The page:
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Language Arts Non-negotiables
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Last Updated: Oct 27, 2015 URL: http://sdst.libguides.com/content.php?pid=184760 Print Guide RSS UpdatesEmail Alerts

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Non-negotiables

 Non-Negotiable Focal Correction Areas

 

1. Form plurals with s or es (No apostrophe!!!!!) (Grades 8-12).

            Examples: boy…boys

      tomato…tomatoes

2. Form possessives with an apostrophe (nouns: singular or plural) (Grades 8-12).

Examples:  boy’s (The boy’s dog was lost.)

                   boys’ (The boys’ clubhouse was dirty.)

3. Do not confuse a possessive with a contraction (Grades 8-12).

Example: its for it’s         

4. Match pronouns with the nouns they replace: gender, number (Grades 8-12).

            Examples:  Jane…she…herself

       reader…he or she…himself or herself…

                               teachers…they…them…themselves

(“Everyone” is a singular pronoun.  You cannot use it to replace a plural noun!)

5. Do not confuse words that sound alike or look similar (Grades 8-12).

            Examples:  their, there, they’re        witch, which                loose, lose

6. Do not switch verb tense without good reason (Grades 11-12).

 (Be sure to write about literature in present tense.)

7. Use active, not passive, voice (Grades 11-12).

            Examples:  The boy threw the ball.  =active voice

                               The ball was thrown by the boy.  = passive voice

8. Do not end phrases, clauses, or sentences with a preposition (Grades 10-12).

9. Use semi-colon and colon correctly (Grades 11-12).

10. Avoid slang, dialect, colloquial, and trite language (Grades 8-12).

11. Apply the rules of capitalization (Grades 8-12).

12. Indicate titles of literature correctly (Grades 8-12).

            Examples: Use “quotation marks” for essays, short stories and poems.

                              Use italics or underlining for novels, plays, films, anthologies.

(Note: MLA prescribes underlining; our Research Guide calls for italics.)

19. Use MLA documentation format precisely (Grades 8-12).           

20/ Proofread (Grades 8-12)

 _______________________________________________________________________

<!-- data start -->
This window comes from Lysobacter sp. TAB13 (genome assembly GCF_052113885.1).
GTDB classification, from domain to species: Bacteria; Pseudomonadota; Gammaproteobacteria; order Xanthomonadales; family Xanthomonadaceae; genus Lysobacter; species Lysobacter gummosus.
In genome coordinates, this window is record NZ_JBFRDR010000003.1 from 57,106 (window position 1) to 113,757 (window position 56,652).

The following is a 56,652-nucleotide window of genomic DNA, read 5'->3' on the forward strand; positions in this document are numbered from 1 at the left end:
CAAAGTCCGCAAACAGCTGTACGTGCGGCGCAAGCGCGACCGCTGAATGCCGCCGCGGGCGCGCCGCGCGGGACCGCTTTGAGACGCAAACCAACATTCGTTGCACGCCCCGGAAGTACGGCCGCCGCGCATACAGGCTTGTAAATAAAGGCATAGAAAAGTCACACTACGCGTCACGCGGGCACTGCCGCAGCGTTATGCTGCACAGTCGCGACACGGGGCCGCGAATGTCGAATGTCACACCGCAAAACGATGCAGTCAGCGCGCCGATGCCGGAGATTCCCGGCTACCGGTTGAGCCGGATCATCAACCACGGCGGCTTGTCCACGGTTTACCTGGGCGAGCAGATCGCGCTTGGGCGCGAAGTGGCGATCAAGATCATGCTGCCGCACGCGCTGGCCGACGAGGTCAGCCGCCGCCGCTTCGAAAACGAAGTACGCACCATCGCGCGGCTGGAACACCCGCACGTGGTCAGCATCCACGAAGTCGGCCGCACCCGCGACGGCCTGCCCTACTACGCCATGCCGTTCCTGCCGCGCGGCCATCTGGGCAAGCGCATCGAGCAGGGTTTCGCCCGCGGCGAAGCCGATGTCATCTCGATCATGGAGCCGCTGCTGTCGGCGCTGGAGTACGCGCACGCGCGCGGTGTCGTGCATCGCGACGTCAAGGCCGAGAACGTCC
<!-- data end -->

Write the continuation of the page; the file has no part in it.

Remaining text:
The following are areas of focal correction that teachers will teach rules, provide practice, and assess in appropriate domains:

1. Use commas when required (Grades 8-12)             Conventions domain

  • series of adjectives or phrases
  • two independent clauses joined by conjunction
  • non-essential information
  • introductory material
  • addresses

2. Omit needless words (Grades 8-12).                                    Style domain

            Examples: “throughout the entire novel”

      in the year 1492”

3. Form sentences correctly and create a variety of sentence structures and lengths.

                                                                                          Style domain

  • Use parallel sentence structure (Grades 10-12).             
    • With and, but, or, nor, yet
    • With both…and, either…or
  • Do not use sentence fragments or run-on sentences (Grades 8-12).
  • Participial phrase at the beginning of a sentence must refer to the sentence subject (Grades 10-12).

            INCORRECT example:  Being in bad shape, I could buy the car inexpensively.

            CORRECT example:      Being in bad shape, the car was inexpensive.

  • Combine sentences (Grades 8-12).
  • Avoid expletive constructions (There is… or it is…) (Grades 8-12).
  • Use coordination for relationships and subordination or emphasis. (Grades 9-12).

4. Use who versus whom correctly (Grades 11-12).    Style domain

            Note: Here’s a quick test: If you can substitute “him,” use “whom.”

5. Use which, and that correctly (Grades 11-12).                     Style domain

6. Do not use misplaced or dangling modifiers (Grades 10-12).       Style domain

  • Example of misplaced modifier:  He served steak to the men on paper plates.

(Did he serve steak to the men who were on paper plates? Or, did he serve steak on paper plates to the men?)

  • Example of dangling modifier: Passing the building, the vandalism became visible. (Did the vandalism pass the building?  If not, who is passing the building?)  


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